Books,  Reviews

National Read a Book Day

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It is National Read a Book Day and I am excited because I love books!  I read all kinds of

100 Days of Real Food
CLICK TO BUY – Great cookbook for anyone ditching processed foods

books from cookbooks to horror.  I refuse to participate in the “digital” book age, preferring to buy all my books in print; and I am not alone

65% of Americans read print books

28% of Americans prefer digital books


I love foodie books and I have included my favorite foodie books.

Benefits of reading a book

Scientific research has proven reading is good for the mind.  Books sharpen your senses.  If you read the word garlic, it triggers your sense of smell.  Metaphors like, a slimy okra, triggers a sense of texture.  These brain connections can especially be beneficial for children, just learning to read.

Reading print books reduce stress.  A 2009 University of Sussex study concluded that reading can reduce stress more dramatically than taking a walk, music or having a cup of tea.

A study in the Journal of Neurology reported that reading on a regular basis, especially if the habit is started at a younger age, can slow memory decline.  The National Academy of Sciences in 2001 even went so far as to conclude, habitual readers are much less likely to suffer from Alzheimer’s Disease.

Negatives of digital books

Research has shown that children who read digital books, instead of print books, have lower comprehension skills.

E-books can negatively impact your sleep. A recent Harvard Study found college students who used digital books took 10 minutes longer to fall asleep, than those who read print books prior to bed.

What am I reading?

Of course, my favorite books are FOODIE BOOKS!  Here are a few of my favorites…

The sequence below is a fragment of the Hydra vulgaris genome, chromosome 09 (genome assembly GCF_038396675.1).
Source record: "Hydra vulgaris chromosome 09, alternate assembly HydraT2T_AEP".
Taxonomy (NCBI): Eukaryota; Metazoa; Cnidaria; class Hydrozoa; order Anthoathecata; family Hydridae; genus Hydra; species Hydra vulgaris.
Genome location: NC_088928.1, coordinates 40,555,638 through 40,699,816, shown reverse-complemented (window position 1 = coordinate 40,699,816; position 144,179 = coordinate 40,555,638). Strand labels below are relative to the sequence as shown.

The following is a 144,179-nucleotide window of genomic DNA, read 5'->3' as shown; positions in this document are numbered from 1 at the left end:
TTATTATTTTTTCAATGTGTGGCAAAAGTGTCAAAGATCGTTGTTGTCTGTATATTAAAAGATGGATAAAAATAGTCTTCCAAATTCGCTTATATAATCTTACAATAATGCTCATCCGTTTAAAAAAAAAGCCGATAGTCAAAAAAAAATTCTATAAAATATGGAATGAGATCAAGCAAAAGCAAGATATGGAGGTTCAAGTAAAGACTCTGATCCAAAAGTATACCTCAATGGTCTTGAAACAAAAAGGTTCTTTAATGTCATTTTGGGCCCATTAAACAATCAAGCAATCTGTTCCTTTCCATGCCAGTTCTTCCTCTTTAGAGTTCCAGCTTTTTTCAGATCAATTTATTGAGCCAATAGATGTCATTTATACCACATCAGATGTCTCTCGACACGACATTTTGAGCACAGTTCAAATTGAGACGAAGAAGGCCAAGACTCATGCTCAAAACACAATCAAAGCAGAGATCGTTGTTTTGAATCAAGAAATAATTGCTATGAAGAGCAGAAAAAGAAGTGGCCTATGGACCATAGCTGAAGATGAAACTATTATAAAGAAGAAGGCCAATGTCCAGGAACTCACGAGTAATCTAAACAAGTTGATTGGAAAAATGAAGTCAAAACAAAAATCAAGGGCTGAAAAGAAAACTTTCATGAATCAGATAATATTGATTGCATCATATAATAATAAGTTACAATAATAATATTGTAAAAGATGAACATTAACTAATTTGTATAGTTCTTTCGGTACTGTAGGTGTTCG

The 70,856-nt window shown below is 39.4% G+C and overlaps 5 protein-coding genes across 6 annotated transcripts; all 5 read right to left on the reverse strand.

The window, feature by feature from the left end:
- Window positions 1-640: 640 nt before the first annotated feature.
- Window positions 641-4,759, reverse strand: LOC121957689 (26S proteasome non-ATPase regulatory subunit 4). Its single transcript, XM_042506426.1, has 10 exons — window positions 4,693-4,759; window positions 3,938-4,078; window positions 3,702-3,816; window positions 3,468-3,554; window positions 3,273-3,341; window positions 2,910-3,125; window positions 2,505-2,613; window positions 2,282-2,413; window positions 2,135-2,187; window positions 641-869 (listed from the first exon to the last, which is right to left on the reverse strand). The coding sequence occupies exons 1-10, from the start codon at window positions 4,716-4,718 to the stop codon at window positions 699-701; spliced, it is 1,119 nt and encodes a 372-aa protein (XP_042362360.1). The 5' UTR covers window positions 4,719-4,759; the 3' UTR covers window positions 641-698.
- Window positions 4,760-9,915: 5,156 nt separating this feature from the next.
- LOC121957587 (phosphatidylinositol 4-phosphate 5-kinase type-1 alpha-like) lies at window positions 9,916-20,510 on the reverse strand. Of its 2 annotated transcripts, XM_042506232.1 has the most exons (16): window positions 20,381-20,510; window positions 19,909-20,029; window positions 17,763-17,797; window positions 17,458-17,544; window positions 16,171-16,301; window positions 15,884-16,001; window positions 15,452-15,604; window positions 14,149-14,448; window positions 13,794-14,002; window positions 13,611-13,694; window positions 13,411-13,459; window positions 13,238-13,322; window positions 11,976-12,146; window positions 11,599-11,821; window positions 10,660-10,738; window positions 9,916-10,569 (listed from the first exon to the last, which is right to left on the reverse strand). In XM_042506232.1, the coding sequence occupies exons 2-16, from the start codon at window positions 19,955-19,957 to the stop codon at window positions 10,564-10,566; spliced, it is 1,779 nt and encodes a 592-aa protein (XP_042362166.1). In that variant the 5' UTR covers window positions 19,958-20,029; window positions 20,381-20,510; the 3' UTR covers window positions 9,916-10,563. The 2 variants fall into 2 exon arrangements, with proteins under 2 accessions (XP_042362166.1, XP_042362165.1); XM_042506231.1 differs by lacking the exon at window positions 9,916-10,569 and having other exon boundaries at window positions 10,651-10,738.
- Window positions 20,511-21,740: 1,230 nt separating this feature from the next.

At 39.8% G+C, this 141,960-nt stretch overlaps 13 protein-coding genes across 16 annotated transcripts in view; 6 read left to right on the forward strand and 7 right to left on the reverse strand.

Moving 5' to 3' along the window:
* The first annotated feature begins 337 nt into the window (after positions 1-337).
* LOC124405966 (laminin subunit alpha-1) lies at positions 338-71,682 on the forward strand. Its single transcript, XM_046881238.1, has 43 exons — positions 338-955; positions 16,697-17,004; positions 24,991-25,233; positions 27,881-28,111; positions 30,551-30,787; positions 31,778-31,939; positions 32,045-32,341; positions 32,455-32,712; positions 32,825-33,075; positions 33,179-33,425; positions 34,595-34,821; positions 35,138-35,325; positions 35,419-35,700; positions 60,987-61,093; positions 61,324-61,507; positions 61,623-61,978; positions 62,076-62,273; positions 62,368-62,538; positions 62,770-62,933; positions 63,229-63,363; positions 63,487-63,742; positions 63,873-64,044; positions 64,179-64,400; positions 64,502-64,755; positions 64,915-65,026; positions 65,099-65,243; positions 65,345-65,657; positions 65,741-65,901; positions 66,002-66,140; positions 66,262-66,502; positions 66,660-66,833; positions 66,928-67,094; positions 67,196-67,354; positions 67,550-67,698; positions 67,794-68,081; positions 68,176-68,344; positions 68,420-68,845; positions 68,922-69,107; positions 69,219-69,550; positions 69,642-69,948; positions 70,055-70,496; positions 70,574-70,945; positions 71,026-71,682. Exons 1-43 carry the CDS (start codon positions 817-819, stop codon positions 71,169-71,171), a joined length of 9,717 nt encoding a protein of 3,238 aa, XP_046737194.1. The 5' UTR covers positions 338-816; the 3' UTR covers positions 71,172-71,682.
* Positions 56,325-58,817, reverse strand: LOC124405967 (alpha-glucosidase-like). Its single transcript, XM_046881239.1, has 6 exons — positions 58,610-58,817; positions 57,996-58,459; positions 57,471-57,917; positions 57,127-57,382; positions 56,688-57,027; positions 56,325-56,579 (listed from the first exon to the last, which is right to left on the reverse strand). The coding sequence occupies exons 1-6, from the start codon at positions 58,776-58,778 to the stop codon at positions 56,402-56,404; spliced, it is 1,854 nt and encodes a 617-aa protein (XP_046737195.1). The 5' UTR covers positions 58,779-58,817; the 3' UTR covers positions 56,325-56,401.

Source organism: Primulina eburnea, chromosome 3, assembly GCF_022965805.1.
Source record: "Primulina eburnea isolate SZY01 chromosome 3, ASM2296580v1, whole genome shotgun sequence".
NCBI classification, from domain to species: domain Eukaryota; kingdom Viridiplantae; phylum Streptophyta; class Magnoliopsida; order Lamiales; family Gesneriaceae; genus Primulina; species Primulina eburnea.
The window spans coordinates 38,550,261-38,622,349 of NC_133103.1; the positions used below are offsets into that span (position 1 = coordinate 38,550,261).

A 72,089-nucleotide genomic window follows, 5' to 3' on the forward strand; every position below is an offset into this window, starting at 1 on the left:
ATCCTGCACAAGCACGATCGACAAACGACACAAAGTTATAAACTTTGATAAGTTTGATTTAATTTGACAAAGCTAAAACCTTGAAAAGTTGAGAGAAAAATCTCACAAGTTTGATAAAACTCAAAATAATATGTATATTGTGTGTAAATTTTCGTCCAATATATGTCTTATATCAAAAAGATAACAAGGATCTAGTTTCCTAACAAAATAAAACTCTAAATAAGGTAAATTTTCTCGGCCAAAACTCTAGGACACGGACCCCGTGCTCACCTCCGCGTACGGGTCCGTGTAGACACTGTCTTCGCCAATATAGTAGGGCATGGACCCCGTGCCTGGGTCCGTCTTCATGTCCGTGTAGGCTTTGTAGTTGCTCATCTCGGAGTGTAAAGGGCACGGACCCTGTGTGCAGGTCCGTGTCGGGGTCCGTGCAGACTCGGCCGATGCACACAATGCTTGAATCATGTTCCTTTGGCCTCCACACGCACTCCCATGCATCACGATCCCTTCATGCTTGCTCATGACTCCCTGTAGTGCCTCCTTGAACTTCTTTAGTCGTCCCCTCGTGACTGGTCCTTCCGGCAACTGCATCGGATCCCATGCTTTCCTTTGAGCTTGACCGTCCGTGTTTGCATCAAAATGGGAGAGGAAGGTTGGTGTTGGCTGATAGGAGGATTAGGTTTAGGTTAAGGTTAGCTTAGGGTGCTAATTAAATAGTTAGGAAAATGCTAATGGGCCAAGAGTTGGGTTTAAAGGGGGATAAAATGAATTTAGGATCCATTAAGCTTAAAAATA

The Backyard Homestead Book of Kitchen Know-How is what I am reading now.  Written by Andrea Chesman, this innovative, step-by-step book explains how to take what you are growing in your backyard garden; gather, process, preserve and enjoy the fruits and vegetables of your labor.  Chapters on freezing, canning, drying, making fruit preserves and curing meats are all included.  The second half of the book are recipes consisting of what you can grow and prepare for your own families’ meals. Click on the photo to purchase your copy.


The Cook’s Bible – The Best of American Home Cooking is one of my favorites.  Christopher Kimball, founder and former editor of Cook’s Illustrated Magazine, features over 400 recipes, reviews of kitchen equipment and step-by-step instructions.  Excellent procedural photos for everything from cutting up a chicken for frying to tying up a roast. The book’s thoroughness makes it a reliable source for those less experienced home cooks.  His practical information for the basics make this book a great gift for anyone who likes to cook.

[Excerpt from this book] “There are six basic kitchen tools you need to use for cutting: a chef’s knife, a paring knife, a boning knife, a serrated knife, a peeler, and a goo pair of kitchen shears.” (page 54)

The Deluxe Food Lover’s Companion is my favorite reference food book.   Published by Barron’s, this book defines every culinary term known to mankind.  It has expanded glossaries on cheese, pasta, wine, peppers, fish, and so much more.  It is a dictionary for foodies.  I love this book so much, I own two editions.

Tell me some of your favorite food or cookbooks.  I might need to check them out.










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